Sunday, November 11, 2012
We know he lives in movies because we literally find him in one. Leos Carax's much-debated "Holy Motors" begins with a man (Carax himself) asleep in bed, then waking and approaching a wall of the room that looks like a forest. Knowing just where to look among the trees, he unlocks a door using a key growing from his finger. Well, isn't that what artists do? Unlock doors with their fingers?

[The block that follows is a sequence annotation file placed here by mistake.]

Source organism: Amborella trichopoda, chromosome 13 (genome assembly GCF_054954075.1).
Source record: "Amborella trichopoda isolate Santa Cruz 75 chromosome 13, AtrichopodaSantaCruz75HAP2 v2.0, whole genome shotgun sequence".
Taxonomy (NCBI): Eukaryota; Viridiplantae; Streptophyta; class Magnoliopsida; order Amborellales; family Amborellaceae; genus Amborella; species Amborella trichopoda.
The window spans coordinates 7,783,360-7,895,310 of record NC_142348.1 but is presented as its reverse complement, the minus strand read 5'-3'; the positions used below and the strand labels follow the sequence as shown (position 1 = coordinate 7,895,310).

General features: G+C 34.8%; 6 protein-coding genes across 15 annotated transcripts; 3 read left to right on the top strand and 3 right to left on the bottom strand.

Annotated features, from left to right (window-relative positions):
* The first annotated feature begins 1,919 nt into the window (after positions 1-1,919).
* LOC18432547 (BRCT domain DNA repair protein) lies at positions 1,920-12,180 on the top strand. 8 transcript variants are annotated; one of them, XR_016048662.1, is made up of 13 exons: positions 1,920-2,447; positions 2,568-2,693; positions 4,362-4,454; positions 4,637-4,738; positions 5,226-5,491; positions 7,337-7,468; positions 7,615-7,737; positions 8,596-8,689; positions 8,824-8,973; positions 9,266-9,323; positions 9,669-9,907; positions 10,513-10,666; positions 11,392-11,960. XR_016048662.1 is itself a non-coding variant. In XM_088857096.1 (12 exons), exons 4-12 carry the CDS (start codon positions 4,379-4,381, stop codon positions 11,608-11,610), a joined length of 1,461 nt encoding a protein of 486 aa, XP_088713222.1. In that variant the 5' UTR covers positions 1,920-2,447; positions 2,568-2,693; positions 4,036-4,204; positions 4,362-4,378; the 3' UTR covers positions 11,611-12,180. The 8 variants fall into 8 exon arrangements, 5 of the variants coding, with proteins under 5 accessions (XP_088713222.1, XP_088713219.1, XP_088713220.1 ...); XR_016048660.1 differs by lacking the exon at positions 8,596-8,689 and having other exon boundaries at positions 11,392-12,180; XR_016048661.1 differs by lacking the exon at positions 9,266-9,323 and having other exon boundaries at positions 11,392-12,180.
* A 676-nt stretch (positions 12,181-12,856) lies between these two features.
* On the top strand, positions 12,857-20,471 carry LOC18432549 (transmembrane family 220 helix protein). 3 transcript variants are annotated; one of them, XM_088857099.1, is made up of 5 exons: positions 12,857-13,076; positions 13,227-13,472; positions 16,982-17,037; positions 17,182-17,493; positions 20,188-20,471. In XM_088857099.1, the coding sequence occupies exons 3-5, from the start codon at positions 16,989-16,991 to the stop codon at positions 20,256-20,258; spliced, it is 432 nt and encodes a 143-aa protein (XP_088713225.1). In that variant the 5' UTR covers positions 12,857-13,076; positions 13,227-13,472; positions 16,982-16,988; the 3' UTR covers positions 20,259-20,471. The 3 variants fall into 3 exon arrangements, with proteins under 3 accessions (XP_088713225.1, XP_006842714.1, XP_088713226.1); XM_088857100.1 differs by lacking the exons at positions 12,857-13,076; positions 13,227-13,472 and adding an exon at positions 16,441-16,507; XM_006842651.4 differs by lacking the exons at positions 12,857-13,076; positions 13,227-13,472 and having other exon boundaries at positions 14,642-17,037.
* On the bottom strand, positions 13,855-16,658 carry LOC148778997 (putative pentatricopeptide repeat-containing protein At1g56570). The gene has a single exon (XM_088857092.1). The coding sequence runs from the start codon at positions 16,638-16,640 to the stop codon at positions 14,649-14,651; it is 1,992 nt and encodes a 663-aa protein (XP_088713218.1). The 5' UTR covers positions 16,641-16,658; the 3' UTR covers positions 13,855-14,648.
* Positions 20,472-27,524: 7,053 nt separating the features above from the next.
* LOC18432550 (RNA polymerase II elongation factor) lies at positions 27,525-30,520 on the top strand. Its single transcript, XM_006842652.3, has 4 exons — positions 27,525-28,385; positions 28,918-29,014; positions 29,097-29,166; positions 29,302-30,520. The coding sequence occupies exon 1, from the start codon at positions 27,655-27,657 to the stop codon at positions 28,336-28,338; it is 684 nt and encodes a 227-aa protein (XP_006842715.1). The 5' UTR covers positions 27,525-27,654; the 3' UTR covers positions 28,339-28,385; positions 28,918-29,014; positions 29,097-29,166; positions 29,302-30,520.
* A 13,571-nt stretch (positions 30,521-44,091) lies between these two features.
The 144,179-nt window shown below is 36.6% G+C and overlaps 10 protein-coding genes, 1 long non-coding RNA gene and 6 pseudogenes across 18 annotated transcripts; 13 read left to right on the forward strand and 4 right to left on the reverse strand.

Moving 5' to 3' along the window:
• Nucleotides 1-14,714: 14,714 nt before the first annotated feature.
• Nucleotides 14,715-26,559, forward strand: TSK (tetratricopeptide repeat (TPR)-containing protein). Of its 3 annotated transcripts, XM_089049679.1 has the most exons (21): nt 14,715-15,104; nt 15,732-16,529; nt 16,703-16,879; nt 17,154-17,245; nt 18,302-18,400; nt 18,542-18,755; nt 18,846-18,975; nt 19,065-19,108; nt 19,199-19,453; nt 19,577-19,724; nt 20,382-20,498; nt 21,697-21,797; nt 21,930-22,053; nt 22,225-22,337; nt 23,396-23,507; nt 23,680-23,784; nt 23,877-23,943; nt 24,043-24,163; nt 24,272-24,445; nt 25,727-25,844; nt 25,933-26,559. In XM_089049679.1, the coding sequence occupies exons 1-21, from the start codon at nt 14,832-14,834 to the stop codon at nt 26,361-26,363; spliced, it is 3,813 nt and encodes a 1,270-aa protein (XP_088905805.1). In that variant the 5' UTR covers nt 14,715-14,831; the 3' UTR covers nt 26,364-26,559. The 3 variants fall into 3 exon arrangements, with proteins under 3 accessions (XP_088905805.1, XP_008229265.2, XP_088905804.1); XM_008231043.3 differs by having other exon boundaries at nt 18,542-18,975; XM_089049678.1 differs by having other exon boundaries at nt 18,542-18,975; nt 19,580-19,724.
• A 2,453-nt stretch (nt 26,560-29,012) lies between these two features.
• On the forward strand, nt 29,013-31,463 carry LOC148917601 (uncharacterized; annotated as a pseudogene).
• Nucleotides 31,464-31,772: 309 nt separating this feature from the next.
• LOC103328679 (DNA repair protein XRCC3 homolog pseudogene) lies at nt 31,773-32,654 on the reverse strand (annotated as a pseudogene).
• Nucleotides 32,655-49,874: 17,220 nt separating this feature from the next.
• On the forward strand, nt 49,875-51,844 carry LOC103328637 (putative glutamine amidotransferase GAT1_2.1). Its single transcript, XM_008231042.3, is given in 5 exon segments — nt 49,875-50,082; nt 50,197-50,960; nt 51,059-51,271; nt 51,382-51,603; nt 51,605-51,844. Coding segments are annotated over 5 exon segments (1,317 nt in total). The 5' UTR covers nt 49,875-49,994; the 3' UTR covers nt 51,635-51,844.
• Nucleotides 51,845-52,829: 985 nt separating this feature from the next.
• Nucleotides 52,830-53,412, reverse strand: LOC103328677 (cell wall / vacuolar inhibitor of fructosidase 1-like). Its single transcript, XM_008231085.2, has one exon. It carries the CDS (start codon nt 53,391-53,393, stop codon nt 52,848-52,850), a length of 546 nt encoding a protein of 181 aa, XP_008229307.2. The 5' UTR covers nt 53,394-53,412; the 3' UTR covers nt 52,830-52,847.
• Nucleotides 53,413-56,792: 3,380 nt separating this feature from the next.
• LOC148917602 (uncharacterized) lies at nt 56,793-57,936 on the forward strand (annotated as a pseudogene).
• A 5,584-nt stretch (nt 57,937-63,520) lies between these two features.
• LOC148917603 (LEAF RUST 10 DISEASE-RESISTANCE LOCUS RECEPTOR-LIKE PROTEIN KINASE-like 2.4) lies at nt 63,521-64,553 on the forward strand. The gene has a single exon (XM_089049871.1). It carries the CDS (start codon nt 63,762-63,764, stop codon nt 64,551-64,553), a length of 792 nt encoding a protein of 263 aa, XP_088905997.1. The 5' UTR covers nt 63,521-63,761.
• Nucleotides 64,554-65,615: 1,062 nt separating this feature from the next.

Now this man is inside a cinema, and we meet Monsieur Oscar (Denis Lavant), who lives in a house that seems designed by the same architect employed in Jacques Tati's "Mon Oncle." He gets into the waiting limo, driven by a taciturn woman, and we see that the back of the limo, seemingly much larger inside than the outside, is a dressing room filled with costumes and props. When he gets out the first time, he has transformed himself into a wretched beggar woman. This will be the first of his many roles, or assignments, or embodiments. He performs in bizarre and mysterious ways, linked only by the desire of a mime or comedian to entertain and amaze us. His "appointments" take him into personas so diverse, it would be futile to try to link them, or find a thread of narrative or symbolism. If there is a message here, Walt Whitman once put it into words: "I am large. I contain multitudes."